In the Australian state of Victoria, the Parliament has a rather quaint bipartisan tradition. If someone can’t be present for a vote for good reason — say the birth of a child or a funeral — then someone from the opposing party volunteers to also sit out for the vote. By doing that, a personal conflict doesn’t influence the outcome of a vote. It’s a system they call “pairing.”
Last week, there was a major legislative battle involving the Fire Services Bill, which would restructure the state’s Metropolitan Fire Brigade and Country Fire Authority. I won’t get into whether that bill was good or bad, but what you need to know is that the majority wanted to pass the bill and the opposition did not. It was going to be a close vote either way and the debate extended into the holiday weekend.
That was a problem for two members of the center-right Liberal Party, Bernie Finn and Craig Ondarchie, because they had no desire to be working on Good Friday.
“Even when my birthday falls on Good Friday, I do not celebrate it on Good Friday,” [Finn] said.
“This is the day that my Lord was crucified. I do not want to be here,” Mr Ondarchie said…
Okay. Fine. The center-left Labor Party offered two of their own members for a pairing, so that the religious holiday wouldn’t affect the final vote. Neither of them would be present that day.
Then, on Friday morning, just as the vote was about to occur, Finn and Ondarchie decided to show up.
And they voted.
And the legislation was defeated 19-18 because the two Labor Party members who promised to stay home had indeed stayed home.
It’s the very definition of a dick move. The opposition party gained the trust of the majority using the excuse of God, then betrayed them when the opportunity presented itself. (Think Mitch McConnell refusing to hold hearings or a vote for Supreme Court nominee Merrick Garland for nearly a year, based on a rule that he just made up, in the hope that Republicans could eventually steal a Supreme Court seat, which they did.)
Even if this legislation deserved to be defeated, the political maneuvering has created all kinds of controversy:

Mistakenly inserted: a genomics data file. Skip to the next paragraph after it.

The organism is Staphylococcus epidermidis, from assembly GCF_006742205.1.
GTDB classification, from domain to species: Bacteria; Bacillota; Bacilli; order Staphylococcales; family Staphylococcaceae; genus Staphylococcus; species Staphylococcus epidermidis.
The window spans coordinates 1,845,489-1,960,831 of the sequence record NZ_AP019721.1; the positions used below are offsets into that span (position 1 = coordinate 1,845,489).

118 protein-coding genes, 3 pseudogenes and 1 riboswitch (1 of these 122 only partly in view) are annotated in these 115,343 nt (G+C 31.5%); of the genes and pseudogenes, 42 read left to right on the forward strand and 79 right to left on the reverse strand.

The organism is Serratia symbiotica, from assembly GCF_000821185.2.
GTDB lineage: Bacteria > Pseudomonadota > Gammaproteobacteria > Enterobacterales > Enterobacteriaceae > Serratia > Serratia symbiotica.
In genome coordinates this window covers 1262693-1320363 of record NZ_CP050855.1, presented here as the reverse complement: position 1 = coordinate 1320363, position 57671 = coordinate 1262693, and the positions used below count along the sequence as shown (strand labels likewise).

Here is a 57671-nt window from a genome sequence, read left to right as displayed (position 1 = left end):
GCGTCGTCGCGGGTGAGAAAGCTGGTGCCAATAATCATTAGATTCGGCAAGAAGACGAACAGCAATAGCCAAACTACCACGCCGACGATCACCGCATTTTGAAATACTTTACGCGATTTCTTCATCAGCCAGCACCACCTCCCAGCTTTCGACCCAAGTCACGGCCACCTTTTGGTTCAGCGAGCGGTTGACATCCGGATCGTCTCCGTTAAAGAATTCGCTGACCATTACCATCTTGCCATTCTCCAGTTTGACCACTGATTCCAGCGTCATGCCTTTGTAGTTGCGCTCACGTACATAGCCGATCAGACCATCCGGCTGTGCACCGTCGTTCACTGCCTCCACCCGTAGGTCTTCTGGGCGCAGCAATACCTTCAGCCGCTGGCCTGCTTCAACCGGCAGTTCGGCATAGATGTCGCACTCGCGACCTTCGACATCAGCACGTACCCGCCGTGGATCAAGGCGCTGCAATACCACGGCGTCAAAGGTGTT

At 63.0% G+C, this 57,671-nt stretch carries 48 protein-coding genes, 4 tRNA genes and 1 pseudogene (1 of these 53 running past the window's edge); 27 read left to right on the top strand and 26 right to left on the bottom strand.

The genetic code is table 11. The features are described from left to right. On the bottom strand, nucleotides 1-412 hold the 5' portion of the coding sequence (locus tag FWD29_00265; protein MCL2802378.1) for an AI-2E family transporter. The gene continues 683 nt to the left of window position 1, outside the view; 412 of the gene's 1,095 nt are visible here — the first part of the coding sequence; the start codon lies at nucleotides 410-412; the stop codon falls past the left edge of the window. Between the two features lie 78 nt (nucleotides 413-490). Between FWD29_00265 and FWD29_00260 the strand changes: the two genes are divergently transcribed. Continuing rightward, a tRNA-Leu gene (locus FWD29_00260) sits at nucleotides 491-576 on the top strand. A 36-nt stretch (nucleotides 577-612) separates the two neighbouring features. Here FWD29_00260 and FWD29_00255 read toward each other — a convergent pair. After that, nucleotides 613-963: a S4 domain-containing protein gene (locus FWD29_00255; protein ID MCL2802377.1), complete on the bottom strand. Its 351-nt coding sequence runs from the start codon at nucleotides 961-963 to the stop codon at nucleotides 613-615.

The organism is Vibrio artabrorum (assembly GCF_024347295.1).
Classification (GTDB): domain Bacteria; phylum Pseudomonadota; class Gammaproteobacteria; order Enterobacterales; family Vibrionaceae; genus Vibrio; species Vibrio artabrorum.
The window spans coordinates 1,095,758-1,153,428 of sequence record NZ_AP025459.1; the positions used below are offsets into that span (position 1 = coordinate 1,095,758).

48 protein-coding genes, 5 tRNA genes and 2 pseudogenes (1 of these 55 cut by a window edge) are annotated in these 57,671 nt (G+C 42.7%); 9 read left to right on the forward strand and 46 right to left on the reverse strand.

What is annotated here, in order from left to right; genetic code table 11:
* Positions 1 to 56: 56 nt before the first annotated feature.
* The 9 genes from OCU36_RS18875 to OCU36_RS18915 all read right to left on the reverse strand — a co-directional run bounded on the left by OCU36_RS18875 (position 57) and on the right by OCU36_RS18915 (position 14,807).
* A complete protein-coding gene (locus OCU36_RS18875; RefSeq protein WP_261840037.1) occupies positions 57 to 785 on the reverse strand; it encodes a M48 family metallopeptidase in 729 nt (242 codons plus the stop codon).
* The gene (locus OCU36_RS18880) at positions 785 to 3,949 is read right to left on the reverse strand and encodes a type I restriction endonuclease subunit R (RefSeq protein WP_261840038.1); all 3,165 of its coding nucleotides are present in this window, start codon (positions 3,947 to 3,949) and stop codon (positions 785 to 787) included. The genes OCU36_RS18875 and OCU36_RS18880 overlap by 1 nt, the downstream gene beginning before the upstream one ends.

[Victoria’s Acting Premier Jacinta] Allan said their actions were a betrayal of the Parliament and their religion.
“The Liberal Party and certainly [Opposition Leader] Matthew Guy have absolutely forfeited their right to lecture anyone ever again on issues to do with honesty, integrity or probity,” she said.
“What we saw happen on the morning of Good Friday, the betrayal on Good Friday of not just the institution of the Parliament but also religious institutions as well, was an absolute disgrace.”
Matthew Guy, that opposition leader, didn’t give a damn. He was celebrating the victory on Twitter:
Am so proud of my Upper House colleagues and the MPs who stood up for our CFA today and defeated the Andrews Govt plan to smash it up. The Liberal Nationals will always stand up for volunteers against this bully of a Premier.
— Matthew Guy MP (@MatthewGuyMP) March 30, 2018
Fiona Patten, the left-wing legislator who founded the Reason Party (formerly the Australian Sex Party), told one newspaper that this was “ball-tampering of the highest order.”
It’s bad enough that legislators lied about their absence to gain an upper hand. They also used the excuse of religion to give their lie more weight.
We know politicians often cite religion when making policy decisions. Most of them surely do that because they really believe that garbage. Some of them, however, use God as a shield to protect them from an unpopular vote. (Don’t blame me for blocking LGBTQ rights! It’s my religion!)
These Victorian jerks used God to get a concession of sorts from their opponents, only to use that generosity and goodwill against them.
When the elections take place in November — and everyone will be on the ballot — this may well become a prominent campaign issue.
(Screenshots via YouTube. Thanks to Chris for the link)